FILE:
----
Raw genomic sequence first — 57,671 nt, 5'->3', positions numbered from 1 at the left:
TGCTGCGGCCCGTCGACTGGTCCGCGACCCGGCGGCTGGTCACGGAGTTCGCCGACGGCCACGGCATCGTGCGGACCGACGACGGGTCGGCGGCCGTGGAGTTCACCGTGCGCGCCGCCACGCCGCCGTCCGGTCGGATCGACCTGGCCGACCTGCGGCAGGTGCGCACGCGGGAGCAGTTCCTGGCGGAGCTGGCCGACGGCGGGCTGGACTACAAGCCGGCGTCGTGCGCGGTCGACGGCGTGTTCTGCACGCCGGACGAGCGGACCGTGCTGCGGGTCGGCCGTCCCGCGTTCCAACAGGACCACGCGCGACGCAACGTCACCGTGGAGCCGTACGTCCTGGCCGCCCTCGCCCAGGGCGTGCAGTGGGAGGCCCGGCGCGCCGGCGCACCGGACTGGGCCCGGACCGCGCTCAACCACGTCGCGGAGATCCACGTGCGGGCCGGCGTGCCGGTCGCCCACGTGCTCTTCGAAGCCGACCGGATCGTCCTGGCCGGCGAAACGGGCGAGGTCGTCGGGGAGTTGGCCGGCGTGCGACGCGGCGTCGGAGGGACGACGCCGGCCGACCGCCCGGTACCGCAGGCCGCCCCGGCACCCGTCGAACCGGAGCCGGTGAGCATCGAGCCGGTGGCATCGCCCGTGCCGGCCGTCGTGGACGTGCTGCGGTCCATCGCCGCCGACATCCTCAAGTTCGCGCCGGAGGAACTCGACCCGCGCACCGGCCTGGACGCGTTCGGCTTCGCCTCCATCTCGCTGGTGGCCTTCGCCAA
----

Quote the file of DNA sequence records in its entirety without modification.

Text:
Raw genomic sequence first — 57,671 nt, 5'->3', positions numbered from 1 at the left:
TGCTGCGGCCCGTCGACTGGTCCGCGACCCGGCGGCTGGTCACGGAGTTCGCCGACGGCCACGGCATCGTGCGGACCGACGACGGGTCGGCGGCCGTGGAGTTCACCGTGCGCGCCGCCACGCCGCCGTCCGGTCGGATCGACCTGGCCGACCTGCGGCAGGTGCGCACGCGGGAGCAGTTCCTGGCGGAGCTGGCCGACGGCGGGCTGGACTACAAGCCGGCGTCGTGCGCGGTCGACGGCGTGTTCTGCACGCCGGACGAGCGGACCGTGCTGCGGGTCGGCCGTCCCGCGTTCCAACAGGACCACGCGCGACGCAACGTCACCGTGGAGCCGTACGTCCTGGCCGCCCTCGCCCAGGGCGTGCAGTGGGAGGCCCGGCGCGCCGGCGCACCGGACTGGGCCCGGACCGCGCTCAACCACGTCGCGGAGATCCACGTGCGGGCCGGCGTGCCGGTCGCCCACGTGCTCTTCGAAGCCGACCGGATCGTCCTGGCCGGCGAAACGGGCGAGGTCGTCGGGGAGTTGGCCGGCGTGCGACGCGGCGTCGGAGGGACGACGCCGGCCGACCGCCCGGTACCGCAGGCCGCCCCGGCACCCGTCGAACCGGAGCCGGTGAGCATCGAGCCGGTGGCATCGCCCGTGCCGGCCGTCGTGGACGTGCTGCGGTCCATCGCCGCCGACATCCTCAAGTTCGCGCCGGAGGAACTCGACCCGCGCACCGGCCTGGACGCGTTCGGCTTCGCCTCCATCTCGCTGGTGGCCTTCGCCAA